In a troubling trend for a state trying to return to normal, COVID-19 cases and hospitalizations in Massachusetts have been rising gradually for weeks. But experts say the spring wave could soon subside without reaching the heights of last winter’s deadly Omicron surge.
“It’s too early for me to be confident we are peaking, but I do think we are getting close,” said Matthew Fox, a professor of epidemiology and global health at the Boston University School of Public Health. “I don’t think this will be a very strong or prolonged wave because we have so much built-up immunity from immunization and prior infection.”
Dr. Scott Gottlieb, former commissioner of the US Food and Drug Administration and a Pfizer Inc. board member, said Wednesday on CNBC-TV that “there’s clearly a wave of infection going through the Northeast right now” but “it seems to be peaking right now.”
Based on the rising case and hospitalization numbers, the US Centers for Disease Control and Prevention has designated seven Massachusetts counties, including Suffolk, home of the state’s largest city, Boston, and Middlesex, its most populous county, as having high levels of the virus. In those counties, the CDC recommends that people wear masks in indoor public spaces. The Boston Public Health Commission has made the same recommendation. Some schools have recommended or required masks as cases statewide among students and staff have risen.
Experts have warned that the virus has defied predictions in the past and raised concerns about the impact of the arrival of the Omicron subvariants BA.2 and BA.2.12.1. With tests of Eastern Massachusetts waste water indicating that cases may increase in the coming days, specialists said it’s too soon to stop taking precautions.
“I do think we should prepare and in some circumstances we may need to temporarily reinstate masking to protect the vulnerable,” Fox said.
But experts also think this wave won’t continue forever. The closely watched University of Washington Institute for Health Metrics and Evaluation model predicts that COVID-19 cases in Massachusetts will peak in about two weeks, with hospitalizations peaking about two weeks after that.
Justin Lessler, a professor of epidemiology at the Gillings School of Global Public Health at the University of North Carolina Chapel Hill, said, “my intuition is things shouldn’t go up too much further” in Massachusetts. “I certainly think it’s reasonable to believe the wave is probably going to be cresting soon.”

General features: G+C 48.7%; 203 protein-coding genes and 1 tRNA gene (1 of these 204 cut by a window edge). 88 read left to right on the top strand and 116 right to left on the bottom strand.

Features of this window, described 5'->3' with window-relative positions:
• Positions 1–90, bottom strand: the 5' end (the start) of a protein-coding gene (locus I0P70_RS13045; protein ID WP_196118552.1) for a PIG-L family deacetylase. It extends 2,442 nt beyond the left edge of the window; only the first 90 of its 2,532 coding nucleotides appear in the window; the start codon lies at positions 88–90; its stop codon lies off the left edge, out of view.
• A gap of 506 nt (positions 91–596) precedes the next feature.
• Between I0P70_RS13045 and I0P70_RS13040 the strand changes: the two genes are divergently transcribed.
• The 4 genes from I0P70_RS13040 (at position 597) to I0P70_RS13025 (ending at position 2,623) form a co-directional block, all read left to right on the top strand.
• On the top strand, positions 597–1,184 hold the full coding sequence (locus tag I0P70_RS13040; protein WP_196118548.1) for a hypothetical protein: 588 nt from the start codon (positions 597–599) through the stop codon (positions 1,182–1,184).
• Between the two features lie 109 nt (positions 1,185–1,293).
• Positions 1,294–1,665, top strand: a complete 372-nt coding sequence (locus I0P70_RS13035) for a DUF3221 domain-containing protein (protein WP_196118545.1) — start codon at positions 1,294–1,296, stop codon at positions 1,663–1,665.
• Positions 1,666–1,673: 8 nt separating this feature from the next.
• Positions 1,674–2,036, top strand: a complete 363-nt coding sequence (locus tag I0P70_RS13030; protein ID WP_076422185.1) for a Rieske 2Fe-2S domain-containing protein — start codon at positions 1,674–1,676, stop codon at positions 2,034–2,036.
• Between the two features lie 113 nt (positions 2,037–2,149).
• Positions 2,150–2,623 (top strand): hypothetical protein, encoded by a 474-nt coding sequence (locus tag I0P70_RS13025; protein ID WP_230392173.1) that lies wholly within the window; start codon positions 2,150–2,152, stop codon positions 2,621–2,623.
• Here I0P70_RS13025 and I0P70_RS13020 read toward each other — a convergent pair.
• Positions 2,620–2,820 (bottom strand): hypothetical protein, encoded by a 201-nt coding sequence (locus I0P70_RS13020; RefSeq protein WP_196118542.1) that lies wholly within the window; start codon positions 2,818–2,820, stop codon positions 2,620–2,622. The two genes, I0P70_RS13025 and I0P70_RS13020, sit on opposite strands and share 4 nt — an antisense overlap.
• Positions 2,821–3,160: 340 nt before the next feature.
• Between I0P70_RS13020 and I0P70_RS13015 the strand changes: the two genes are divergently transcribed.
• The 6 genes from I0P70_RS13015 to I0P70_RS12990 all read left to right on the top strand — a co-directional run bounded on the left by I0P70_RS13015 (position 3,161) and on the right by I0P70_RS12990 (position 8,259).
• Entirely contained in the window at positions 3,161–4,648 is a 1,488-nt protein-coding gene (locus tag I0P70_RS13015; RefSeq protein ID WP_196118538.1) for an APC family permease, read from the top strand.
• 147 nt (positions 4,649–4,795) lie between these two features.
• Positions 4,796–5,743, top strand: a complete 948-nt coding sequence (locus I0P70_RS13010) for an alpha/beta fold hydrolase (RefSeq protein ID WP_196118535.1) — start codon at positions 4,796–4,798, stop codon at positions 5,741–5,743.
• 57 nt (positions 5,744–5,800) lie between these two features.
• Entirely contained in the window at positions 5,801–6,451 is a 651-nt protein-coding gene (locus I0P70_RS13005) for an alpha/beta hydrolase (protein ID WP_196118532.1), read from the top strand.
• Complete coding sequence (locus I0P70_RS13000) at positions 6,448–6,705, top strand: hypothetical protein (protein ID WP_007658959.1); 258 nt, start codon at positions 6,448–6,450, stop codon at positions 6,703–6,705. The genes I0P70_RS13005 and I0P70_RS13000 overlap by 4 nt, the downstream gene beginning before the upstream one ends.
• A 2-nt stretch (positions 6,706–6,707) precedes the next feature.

He said the current rise in cases is likely driven by a combination of factors, including the subvariants’ increased transmissibility and ability to escape immunity, and the public dropping precautions such as masking.
What will slow the virus down? It could run out of unprotected targets. After the Omicron wave, “the effect of that preexisting immunity is going to start asserting itself at some point,” along with the state’s high vaccination rates, Lessler said.
Another factor working in our favor could be the seasonality of the virus, he said.
“There’s some evidence that the virus may transmit less efficiently in warmer conditions, but also people move more of their interactions outside in warmer weather, and schools let out, so you don’t have that amplifier,” he said. “The combination of those effects will help dampen the wave.”
Lessler is one of the coordinators of the COVID Scenario Modeling Hub, which brings together modeling teams to make predictions about the pandemic based on different scenarios.
“The general trend” among the models “is that this wave would be smaller than the Omicron wave and, in most places, smaller than the Delta wave,” he said, cautioning that “there’s a lot of uncertainty in the projections.”
Lessler said people should continue taking precautions such as getting vaccinated and boosted; masking, particularly for those who are older or high-risk; and avoiding large indoor gatherings.
“The virus is out there. It remains a threat,” he said. “All the things that worked to control the virus still work, and people should be considering them when thinking about the safety of themselves or their loved ones.”
While the state and the country grapple with the spring wave, there could be more trouble ahead.
“We’re anticipating that we probably would see at least a moderate, if not significant, resurgence in cases” in the fall and winter, driven by seasonality and the waning of immunity from vaccinations and previous infections, Lessler said.
The Biden administration has warned of the possibility of 100 million cases in the fall, but Lessler said that was “on the high end” of what he would expect unless a new variant emerges.
Fox said more waves are coming, but unless a new variant takes over, he expects them not to hit so hard.
“It is somewhat likely we will get a surge in January as there just seems to be a periodicity with this virus here in New England. It likely relates to the holidays and to the climate,” he said. “But over time, more and more people are getting infected, building up immunity. So the longer this goes on, barring any new variant, later waves are just less impactful.”
Martin Finucane can be reached at firstname.lastname@example.org.